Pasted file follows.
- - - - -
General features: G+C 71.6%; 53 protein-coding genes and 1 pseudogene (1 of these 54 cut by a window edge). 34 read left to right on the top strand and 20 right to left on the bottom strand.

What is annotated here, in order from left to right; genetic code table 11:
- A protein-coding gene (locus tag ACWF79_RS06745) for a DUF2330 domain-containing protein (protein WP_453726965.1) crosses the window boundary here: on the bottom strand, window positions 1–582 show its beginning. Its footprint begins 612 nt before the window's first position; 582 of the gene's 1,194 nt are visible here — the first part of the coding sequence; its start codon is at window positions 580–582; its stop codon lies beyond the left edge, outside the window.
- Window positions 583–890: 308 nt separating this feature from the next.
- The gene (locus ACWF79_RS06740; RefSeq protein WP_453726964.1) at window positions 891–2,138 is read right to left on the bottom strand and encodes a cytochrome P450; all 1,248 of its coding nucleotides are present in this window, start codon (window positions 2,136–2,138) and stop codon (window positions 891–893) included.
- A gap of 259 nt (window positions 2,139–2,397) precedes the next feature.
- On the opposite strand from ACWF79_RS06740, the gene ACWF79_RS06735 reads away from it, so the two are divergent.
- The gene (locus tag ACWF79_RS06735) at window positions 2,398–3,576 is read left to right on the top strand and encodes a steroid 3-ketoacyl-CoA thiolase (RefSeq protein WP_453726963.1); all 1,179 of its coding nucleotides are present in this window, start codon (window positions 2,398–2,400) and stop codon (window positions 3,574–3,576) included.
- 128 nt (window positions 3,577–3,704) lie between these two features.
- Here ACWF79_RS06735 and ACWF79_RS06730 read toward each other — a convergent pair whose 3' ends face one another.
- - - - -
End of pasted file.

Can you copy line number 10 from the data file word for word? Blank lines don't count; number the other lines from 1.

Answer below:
- Here ACWF79_RS06735 and ACWF79_RS06730 read toward each other — a convergent pair whose 3' ends face one another.